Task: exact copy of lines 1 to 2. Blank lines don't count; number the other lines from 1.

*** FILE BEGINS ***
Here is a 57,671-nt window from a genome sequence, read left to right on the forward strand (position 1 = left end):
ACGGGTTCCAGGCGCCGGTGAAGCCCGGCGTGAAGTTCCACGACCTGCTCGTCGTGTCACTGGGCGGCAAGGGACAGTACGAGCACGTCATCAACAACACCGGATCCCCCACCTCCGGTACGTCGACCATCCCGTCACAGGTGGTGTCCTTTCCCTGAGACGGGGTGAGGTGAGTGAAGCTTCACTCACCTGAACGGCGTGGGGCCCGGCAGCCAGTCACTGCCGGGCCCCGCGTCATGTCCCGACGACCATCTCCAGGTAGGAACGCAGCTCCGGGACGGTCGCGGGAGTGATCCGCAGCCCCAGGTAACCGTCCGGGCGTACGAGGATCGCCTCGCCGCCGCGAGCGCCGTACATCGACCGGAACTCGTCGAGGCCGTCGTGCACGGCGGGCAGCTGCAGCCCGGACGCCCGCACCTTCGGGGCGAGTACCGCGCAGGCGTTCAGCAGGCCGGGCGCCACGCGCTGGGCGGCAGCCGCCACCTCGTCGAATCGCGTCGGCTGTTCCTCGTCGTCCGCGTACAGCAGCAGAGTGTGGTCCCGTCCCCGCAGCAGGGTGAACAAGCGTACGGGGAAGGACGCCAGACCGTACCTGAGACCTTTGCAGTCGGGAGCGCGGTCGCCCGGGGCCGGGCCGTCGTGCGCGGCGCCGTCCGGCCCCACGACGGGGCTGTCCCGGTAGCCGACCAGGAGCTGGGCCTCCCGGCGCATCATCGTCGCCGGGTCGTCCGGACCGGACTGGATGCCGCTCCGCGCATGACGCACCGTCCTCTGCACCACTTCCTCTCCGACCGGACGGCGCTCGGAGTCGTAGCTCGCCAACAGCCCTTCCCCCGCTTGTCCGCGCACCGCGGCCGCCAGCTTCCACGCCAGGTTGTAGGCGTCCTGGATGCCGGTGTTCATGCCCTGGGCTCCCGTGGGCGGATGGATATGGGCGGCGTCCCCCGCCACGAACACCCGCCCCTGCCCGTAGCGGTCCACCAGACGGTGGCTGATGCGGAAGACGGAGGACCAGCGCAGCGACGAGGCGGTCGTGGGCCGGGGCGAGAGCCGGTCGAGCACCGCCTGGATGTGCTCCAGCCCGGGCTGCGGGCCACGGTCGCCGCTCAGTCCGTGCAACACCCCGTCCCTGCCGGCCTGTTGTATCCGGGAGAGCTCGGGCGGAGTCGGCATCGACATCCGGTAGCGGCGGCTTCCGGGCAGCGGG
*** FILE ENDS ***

Here is a 57,671-nt window from a genome sequence, read left to right on the forward strand (position 1 = left end):
ACGGGTTCCAGGCGCCGGTGAAGCCCGGCGTGAAGTTCCACGACCTGCTCGTCGTGTCACTGGGCGGCAAGGGACAGTACGAGCACGTCATCAACAACACCGGATCCCCCACCTCCGGTACGTCGACCATCCCGTCACAGGTGGTGTCCTTTCCCTGAGACGGGGTGAGGTGAGTGAAGCTTCACTCACCTGAACGGCGTGGGGCCCGGCAGCCAGTCACTGCCGGGCCCCGCGTCATGTCCCGACGACCATCTCCAGGTAGGAACGCAGCTCCGGGACGGTCGCGGGAGTGATCCGCAGCCCCAGGTAACCGTCCGGGCGTACGAGGATCGCCTCGCCGCCGCGAGCGCCGTACATCGACCGGAACTCGTCGAGGCCGTCGTGCACGGCGGGCAGCTGCAGCCCGGACGCCCGCACCTTCGGGGCGAGTACCGCGCAGGCGTTCAGCAGGCCGGGCGCCACGCGCTGGGCGGCAGCCGCCACCTCGTCGAATCGCGTCGGCTGTTCCTCGTCGTCCGCGTACAGCAGCAGAGTGTGGTCCCGTCCCCGCAGCAGGGTGAACAAGCGTACGGGGAAGGACGCCAGACCGTACCTGAGACCTTTGCAGTCGGGAGCGCGGTCGCCCGGGGCCGGGCCGTCGTGCGCGGCGCCGTCCGGCCCCACGACGGGGCTGTCCCGGTAGCCGACCAGGAGCTGGGCCTCCCGGCGCATCATCGTCGCCGGGTCGTCCGGACCGGACTGGATGCCGCTCCGCGCATGACGCACCGTCCTCTGCACCACTTCCTCTCCGACCGGACGGCGCTCGGAGTCGTAGCTCGCCAACAGCCCTTCCCCCGCTTGTCCGCGCACCGCGGCCGCCAGCTTCCACGCCAGGTTGTAGGCGTCCTGGATGCCGGTGTTCATGCCCTGGGCTCCCGTGGGCGGATGGATATGGGCGGCGTCCCCCGCCACGAACACCCGCCCCTGCCCGTAGCGGTCCACCAGACGGTGGCTGATGCGGAAGACGGAGGACCAGCGCAGCGACGAGGCGGTCGTGGGCCGGGGCGAGAGCCGGTCGAGCACCGCCTGGATGTGCTCCAGCCCGGGCTGCGGGCCACGGTCGCCGCTCAGTCCGTGCAACACCCCGTCCCTGCCGGCCTGTTGTATCCGGGAGAGCTCGGGCGGAGTCGGCATCGACATCCGGTAGCGGCGGCTTCCGGGCAGCGGG